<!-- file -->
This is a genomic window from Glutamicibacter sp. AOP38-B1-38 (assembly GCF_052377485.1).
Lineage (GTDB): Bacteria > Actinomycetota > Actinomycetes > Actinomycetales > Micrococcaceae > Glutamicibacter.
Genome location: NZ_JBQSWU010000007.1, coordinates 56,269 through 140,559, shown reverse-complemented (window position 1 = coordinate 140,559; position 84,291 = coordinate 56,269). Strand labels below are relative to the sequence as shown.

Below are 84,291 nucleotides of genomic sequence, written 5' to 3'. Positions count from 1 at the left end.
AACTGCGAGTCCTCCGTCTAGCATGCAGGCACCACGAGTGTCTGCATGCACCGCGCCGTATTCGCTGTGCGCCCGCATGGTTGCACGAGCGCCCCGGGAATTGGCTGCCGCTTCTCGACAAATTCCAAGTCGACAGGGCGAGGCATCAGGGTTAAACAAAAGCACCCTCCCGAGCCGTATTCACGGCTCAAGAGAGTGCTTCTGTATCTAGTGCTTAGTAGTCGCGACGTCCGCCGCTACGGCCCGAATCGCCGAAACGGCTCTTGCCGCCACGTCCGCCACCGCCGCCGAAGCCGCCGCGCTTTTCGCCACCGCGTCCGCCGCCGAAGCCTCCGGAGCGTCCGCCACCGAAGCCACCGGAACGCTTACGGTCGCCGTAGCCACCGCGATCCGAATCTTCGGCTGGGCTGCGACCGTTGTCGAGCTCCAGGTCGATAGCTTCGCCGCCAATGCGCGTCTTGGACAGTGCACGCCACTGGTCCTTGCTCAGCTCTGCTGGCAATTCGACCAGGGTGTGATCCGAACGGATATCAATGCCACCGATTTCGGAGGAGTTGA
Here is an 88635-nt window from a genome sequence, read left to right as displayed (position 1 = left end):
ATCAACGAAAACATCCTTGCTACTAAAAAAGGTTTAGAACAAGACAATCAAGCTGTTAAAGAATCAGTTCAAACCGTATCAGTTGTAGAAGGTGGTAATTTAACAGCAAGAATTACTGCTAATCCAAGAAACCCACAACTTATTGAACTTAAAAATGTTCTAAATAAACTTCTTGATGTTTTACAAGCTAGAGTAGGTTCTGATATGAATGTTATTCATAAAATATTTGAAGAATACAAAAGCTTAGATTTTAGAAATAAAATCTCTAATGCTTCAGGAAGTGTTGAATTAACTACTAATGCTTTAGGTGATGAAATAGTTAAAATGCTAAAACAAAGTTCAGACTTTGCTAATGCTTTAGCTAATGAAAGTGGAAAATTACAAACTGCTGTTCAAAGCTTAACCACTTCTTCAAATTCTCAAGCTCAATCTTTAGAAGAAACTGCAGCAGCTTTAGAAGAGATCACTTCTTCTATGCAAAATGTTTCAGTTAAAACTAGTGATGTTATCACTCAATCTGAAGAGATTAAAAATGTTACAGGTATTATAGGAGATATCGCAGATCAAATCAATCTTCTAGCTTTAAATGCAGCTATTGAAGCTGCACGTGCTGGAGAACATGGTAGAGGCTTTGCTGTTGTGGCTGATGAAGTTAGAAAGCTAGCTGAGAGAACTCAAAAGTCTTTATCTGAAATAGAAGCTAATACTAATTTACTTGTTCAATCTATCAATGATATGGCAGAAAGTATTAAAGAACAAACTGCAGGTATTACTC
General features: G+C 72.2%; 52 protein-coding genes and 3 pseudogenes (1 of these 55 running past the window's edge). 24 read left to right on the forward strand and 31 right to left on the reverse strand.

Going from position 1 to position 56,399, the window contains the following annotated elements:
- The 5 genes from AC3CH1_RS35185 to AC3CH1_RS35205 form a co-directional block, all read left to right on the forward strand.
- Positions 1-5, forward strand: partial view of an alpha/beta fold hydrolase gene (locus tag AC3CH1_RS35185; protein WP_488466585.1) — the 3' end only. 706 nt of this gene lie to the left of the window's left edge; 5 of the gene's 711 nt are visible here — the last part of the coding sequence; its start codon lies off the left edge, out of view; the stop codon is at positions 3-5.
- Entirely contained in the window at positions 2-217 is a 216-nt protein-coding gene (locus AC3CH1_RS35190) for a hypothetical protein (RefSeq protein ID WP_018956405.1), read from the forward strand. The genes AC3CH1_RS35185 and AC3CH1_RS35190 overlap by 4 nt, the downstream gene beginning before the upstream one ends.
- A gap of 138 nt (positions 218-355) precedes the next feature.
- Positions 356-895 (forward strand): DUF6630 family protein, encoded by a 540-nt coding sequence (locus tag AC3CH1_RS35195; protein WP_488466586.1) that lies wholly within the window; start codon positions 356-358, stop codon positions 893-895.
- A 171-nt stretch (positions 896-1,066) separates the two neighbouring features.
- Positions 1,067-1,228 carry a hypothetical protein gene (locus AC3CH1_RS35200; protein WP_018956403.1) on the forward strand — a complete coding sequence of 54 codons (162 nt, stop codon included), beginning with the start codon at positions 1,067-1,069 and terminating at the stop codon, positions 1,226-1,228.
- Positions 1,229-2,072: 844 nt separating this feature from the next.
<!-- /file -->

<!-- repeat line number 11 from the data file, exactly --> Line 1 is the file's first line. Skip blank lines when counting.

- Positions 1-5, forward strand: partial view of an alpha/beta fold hydrolase gene (locus tag AC3CH1_RS35185; protein WP_488466585.1) — the 3' end only. 706 nt of this gene lie to the left of the window's left edge; 5 of the gene's 711 nt are visible here — the last part of the coding sequence; its start codon lies off the left edge, out of view; the stop codon is at positions 3-5.